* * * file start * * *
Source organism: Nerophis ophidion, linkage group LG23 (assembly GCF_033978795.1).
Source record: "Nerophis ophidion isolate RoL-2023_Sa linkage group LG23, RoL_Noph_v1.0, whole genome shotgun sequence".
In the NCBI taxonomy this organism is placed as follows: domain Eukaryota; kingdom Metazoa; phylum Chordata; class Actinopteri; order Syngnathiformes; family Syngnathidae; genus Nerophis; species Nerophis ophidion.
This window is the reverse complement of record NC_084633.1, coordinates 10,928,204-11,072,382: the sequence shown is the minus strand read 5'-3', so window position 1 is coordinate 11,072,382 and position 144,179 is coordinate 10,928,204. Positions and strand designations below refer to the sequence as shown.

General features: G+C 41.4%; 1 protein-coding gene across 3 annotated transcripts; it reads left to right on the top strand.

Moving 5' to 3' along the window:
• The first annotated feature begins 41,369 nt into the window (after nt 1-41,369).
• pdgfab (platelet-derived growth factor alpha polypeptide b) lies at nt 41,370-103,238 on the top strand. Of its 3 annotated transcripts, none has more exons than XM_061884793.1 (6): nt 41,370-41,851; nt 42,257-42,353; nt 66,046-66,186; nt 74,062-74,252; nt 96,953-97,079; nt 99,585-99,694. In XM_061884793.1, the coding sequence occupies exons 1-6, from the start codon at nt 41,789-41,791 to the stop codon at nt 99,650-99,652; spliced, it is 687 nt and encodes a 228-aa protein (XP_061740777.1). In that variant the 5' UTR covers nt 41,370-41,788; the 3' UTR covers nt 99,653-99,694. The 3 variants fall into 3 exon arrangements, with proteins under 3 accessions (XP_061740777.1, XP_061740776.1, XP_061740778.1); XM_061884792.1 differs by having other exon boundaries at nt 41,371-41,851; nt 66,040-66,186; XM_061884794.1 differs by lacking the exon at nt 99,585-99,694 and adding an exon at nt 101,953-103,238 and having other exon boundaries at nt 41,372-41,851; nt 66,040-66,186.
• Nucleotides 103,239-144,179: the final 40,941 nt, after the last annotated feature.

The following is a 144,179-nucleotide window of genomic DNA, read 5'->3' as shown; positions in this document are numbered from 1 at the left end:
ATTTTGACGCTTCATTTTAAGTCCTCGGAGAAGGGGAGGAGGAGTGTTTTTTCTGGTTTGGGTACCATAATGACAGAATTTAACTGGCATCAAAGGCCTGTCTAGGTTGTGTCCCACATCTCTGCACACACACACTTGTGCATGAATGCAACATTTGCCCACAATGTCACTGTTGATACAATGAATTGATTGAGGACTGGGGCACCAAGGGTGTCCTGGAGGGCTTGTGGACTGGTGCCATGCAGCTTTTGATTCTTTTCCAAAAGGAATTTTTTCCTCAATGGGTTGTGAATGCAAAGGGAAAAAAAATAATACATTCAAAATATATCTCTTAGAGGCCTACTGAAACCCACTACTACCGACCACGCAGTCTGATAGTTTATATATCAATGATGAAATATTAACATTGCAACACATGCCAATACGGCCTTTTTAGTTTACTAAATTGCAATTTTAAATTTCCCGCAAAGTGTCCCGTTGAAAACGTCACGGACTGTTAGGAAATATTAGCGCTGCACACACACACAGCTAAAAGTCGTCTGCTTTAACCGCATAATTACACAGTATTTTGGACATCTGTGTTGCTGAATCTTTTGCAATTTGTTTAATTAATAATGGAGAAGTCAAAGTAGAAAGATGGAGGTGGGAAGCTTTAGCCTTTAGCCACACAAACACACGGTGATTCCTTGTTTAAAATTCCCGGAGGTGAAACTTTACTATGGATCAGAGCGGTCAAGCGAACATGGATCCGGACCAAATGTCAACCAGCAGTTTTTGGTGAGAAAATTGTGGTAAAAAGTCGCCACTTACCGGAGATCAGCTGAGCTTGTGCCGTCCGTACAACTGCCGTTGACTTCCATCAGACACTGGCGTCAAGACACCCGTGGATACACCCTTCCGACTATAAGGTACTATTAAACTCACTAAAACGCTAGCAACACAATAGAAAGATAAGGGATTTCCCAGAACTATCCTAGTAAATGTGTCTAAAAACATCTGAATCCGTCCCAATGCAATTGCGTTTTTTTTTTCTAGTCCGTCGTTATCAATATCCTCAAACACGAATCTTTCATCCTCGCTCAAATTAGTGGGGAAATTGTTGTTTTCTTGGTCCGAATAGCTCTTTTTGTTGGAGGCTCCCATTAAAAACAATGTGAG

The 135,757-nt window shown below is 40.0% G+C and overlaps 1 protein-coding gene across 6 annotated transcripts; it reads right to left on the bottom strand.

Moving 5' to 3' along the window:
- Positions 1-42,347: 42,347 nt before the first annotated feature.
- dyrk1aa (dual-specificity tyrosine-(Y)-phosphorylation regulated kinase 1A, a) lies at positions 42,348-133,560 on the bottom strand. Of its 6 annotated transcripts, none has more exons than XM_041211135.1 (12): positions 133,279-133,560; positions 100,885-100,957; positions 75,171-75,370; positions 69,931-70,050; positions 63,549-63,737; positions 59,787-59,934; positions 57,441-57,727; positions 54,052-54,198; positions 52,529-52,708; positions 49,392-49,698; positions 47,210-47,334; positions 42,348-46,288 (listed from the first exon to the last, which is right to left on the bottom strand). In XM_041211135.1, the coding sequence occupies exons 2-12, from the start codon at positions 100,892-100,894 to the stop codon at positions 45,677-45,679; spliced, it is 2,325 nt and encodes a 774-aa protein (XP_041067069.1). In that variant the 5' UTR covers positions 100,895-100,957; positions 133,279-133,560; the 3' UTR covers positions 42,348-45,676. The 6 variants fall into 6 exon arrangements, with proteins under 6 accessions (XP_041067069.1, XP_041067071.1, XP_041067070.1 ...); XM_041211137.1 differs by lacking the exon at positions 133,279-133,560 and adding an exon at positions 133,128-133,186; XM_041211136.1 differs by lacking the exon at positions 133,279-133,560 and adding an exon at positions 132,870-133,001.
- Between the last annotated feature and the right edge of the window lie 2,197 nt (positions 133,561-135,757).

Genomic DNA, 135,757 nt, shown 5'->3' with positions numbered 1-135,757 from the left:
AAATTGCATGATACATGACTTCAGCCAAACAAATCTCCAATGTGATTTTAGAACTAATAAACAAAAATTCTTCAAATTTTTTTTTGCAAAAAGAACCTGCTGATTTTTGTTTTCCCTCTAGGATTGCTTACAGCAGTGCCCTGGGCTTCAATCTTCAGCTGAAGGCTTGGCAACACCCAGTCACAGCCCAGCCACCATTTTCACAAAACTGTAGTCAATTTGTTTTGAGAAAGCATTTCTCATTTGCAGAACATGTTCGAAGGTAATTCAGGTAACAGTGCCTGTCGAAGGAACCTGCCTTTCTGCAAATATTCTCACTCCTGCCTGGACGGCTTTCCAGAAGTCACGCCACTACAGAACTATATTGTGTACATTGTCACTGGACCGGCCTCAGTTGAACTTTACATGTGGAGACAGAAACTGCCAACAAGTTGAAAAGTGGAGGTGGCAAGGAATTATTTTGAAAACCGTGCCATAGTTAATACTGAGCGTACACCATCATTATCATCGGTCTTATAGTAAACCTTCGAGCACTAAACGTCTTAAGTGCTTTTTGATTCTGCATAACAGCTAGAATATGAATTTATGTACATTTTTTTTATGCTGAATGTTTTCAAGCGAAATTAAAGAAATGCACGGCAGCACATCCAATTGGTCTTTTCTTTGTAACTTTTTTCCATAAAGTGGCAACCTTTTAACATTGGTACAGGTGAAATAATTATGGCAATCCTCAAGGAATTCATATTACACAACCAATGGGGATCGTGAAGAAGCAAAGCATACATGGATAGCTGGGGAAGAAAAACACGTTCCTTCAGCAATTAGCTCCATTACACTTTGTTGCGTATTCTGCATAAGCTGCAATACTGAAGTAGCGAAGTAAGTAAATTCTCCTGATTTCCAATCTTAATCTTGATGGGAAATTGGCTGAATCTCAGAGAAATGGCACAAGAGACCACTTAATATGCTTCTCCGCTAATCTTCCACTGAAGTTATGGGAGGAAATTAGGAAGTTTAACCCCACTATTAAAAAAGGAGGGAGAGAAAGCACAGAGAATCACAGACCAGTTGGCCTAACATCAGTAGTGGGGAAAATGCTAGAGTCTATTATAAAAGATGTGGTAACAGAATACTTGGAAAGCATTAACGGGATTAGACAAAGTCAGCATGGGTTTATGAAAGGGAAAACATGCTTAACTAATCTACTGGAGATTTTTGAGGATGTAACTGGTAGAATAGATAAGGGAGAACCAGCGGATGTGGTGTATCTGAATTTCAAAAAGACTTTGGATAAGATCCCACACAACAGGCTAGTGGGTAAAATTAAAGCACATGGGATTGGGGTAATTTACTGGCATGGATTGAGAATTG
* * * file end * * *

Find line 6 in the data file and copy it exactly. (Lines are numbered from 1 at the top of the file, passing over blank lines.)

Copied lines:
Moving 5' to 3' along the window: